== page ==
“We were looking for a puppy that fit our personalities, one that would be not only fun, but like a child to us. Originally when met the litter of five Boxer puppies, we wanted a brindle-colored pup, but in this litter, all the brindles were female. As we played with the puppies, Adam picked up the only male and fell in love. Adam handed me the pup and he instantly nibbled my nose. We both knew in that moment that we had found our puppy! We named him ‘Tyson,’ as a reference to Mike Tyson, the (human) boxer.”
Adam and Kylie describe Tyson as loving, bouncy, and a “little crazy.”
“With Tyson in the house there is never a dull moment,” Kylie wrote. “He has become our little furry son. He has changed us and made us more responsible. Tyson turned Adam into a softy. He had claimed to be the tough one until Tyson came into our lives. Now Adam is the one that has the hardest time saying ‘no’ to Tyson."
Tyson and his people visited WestVet early in the summer after a referral from Broadway Veterinary Hospital. Their family veterinarian diagnosed him with heart failure, and Tyson was treated by Veterinary Internists Dr. Dan Hume and Dr. Victoria Ochoa. With this condition he has a good prognosis; Adam and Kylie have been told that he will live into early adulthood.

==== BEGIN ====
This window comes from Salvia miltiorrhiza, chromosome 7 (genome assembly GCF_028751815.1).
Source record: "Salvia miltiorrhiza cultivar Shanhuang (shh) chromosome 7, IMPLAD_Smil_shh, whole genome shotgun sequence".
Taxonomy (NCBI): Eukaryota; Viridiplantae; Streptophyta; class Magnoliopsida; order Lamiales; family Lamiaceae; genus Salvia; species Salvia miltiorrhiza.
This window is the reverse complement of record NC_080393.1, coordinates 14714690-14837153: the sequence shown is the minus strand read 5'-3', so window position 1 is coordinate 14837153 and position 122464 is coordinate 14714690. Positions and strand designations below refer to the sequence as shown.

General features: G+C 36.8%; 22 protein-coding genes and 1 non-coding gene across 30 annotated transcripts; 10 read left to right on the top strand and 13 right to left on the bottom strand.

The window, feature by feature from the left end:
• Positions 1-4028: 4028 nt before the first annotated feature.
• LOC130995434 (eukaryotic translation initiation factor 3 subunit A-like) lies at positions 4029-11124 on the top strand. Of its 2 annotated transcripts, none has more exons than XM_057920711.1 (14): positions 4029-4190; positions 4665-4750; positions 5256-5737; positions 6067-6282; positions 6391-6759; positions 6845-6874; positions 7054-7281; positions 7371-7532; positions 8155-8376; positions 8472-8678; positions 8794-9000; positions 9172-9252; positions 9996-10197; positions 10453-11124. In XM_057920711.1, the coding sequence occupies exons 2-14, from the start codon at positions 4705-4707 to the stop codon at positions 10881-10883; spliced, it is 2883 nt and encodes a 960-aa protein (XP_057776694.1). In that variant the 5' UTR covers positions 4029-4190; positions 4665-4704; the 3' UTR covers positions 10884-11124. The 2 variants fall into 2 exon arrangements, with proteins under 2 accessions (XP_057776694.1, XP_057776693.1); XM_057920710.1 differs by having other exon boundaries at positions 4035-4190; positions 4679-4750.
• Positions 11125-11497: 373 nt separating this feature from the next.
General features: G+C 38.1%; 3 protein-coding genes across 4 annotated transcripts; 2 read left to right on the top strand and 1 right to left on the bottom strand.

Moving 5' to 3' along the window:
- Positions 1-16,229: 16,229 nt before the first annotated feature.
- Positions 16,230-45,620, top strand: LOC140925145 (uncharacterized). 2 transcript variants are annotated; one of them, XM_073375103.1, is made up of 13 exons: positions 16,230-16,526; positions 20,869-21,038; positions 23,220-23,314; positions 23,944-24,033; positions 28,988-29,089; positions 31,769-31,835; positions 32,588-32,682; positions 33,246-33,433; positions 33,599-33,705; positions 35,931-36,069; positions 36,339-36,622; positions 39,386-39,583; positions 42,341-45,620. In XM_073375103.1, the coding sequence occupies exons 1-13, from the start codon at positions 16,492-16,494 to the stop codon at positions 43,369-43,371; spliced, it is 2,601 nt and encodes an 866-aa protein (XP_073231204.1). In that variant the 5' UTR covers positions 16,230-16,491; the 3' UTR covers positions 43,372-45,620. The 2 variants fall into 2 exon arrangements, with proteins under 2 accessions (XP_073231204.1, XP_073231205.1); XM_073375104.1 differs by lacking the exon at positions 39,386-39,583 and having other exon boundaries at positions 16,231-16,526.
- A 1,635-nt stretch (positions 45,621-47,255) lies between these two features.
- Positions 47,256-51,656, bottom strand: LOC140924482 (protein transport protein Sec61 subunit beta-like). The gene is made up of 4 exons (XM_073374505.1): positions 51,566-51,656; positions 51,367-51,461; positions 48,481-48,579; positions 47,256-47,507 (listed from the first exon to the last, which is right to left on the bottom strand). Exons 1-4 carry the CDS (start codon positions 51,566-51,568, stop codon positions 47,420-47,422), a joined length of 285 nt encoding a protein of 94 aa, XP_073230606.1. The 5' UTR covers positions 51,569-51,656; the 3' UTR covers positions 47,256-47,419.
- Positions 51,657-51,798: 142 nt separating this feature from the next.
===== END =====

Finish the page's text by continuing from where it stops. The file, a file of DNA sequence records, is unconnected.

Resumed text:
Just as they were getting settled with Tyson at home, he suffered an injury after jumping out of a car that was traveling twenty-five miles per hour. This time it was a broken leg. Tyson visited our animal hospital several times for bandage changes and progress reports on his healing. We were always glad to see his sweet little face in the lobby and give him some extra love.
Tyson has since healed from this unexpected injury. He continues to grow, learn new things, amaze and adore his people. Kylie shared some thoughts for other pet owners whose animal friends may be ill: